WASHINGTON — In a full-page ad placed in major U.S. newspapers on Wednesday, AT&T called on Congress to pass an “Internet Bill of Rights” that would apply to phone and cable companies as well as technology platforms.
Despite its claim in the ad, AT&T has been a longtime opponent of Net Neutrality protections, spending nearly $17 million on lobbyists in 2017 alone to support the Federal Communications Commission’s push to strip away open-internet safeguards. Its newspaper ad comes as more and more members of Congress sign on to a resolution of disapproval to reject the FCC’s vastly unpopular Dec. 14 decision to eliminate Net Neutrality.
In the ad, AT&T CEO Randall Stephenson claims that such a bill of rights should apply “consistent rules of the road.” The company has long undermined the public interest on issues like Net Neutrality, municipal broadband, online privacy, surveillance and competition.
The Senate is expected to vote this year on its resolution, which is backed by the entire Democratic Caucus and one Republican — Sen. Susan Collins of Maine. A House version of the resolution has already gathered the support of more than 110 members.
Free Press Action Fund Policy Director Matt Wood made the following statement:
“AT&T’s hypocrisy knows no bounds. Its phony bill-of-rights proposal makes no sense based on the law, the policies or the politics in play.
“Internet users’ rights with respect to their ISPs are already firmly established in the law. They’re guaranteed by Title II of the Communications Act, the commonsense framework for broadband that companies like AT&T and FCC Chairman Ajit Pai have wasted so much time attacking.
“Title II works perfectly as the foundation for Net Neutrality rules — no matter how much money AT&T spends on lies in its ads, or how many of those lies Ajit Pai cuts and pastes into FCC decisions. Title II doesn’t impact broadband investment, deployment or speeds. The numbers, and the ISPs’ own statements to their investors, leave no room for dispute on this.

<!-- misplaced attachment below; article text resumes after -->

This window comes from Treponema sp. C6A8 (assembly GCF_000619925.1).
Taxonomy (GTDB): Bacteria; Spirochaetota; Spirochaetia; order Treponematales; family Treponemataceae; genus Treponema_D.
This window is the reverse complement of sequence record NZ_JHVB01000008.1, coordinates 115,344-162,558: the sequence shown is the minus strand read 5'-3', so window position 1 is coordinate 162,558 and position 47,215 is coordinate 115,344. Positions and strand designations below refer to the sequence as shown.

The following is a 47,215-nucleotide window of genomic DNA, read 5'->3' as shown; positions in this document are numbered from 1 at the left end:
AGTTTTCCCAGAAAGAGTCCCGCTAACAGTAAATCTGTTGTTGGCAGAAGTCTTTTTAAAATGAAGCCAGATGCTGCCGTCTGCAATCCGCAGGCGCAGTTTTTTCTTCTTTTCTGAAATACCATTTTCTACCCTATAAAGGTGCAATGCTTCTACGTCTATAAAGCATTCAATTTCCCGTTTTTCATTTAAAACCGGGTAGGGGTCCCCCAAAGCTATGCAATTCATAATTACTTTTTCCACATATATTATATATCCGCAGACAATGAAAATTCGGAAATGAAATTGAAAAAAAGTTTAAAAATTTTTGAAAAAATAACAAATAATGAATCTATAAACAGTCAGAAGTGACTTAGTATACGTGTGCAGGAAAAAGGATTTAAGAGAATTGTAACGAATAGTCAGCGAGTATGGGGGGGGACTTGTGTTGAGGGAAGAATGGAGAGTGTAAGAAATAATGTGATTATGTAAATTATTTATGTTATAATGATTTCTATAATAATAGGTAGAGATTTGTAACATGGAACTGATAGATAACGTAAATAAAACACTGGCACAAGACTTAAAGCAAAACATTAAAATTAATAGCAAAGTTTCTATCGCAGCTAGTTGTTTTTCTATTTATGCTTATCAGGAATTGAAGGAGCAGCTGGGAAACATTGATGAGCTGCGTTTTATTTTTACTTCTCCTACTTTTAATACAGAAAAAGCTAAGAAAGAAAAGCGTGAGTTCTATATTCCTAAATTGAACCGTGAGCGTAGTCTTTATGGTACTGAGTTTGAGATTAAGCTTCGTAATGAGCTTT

“That’s why we need Congress to pass the resolution of disapproval and restore the 2015 rules. Internet users won’t be fooled by AT&T’s marketing and lobbying. People understand the importance of an open internet, and they know to distrust the empty promises of cable and phone companies.
“AT&T’s head fake toward one-size-fits-all rules for all websites and content providers should fool no one. Plain and simple, it’s a bad idea. Online platforms like Google, Facebook and Amazon wield tremendous power. We need answers to questions about their impact on our economy, our elections, our privacy and our news and information.
“But no matter how much it wants to pretend otherwise, when a company like AT&T connects you to the internet, that’s not the same thing as the information and content you find online. ISPs aren’t like newspapers, movie studios or even social-media platforms that produce and curate information for their users. ISPs are common carriers, and should be treated as such, subject to reasonable nondiscrimination rules like the ones in the 2015 Open Internet Order.
“As soon as AT&T wants to stop lobbying against Net Neutrality, broadband privacy and the other rights it’s worked to kill via the Trump FCC and this Congress, maybe people will stop laughing at desperate tactics like this. For now, all we can do is point out the company’s audacity in pretending that this hyper-partisan Congress can step in to fill the void of the Net Neutrality repeal by writing a new law tailor-made for AT&T.”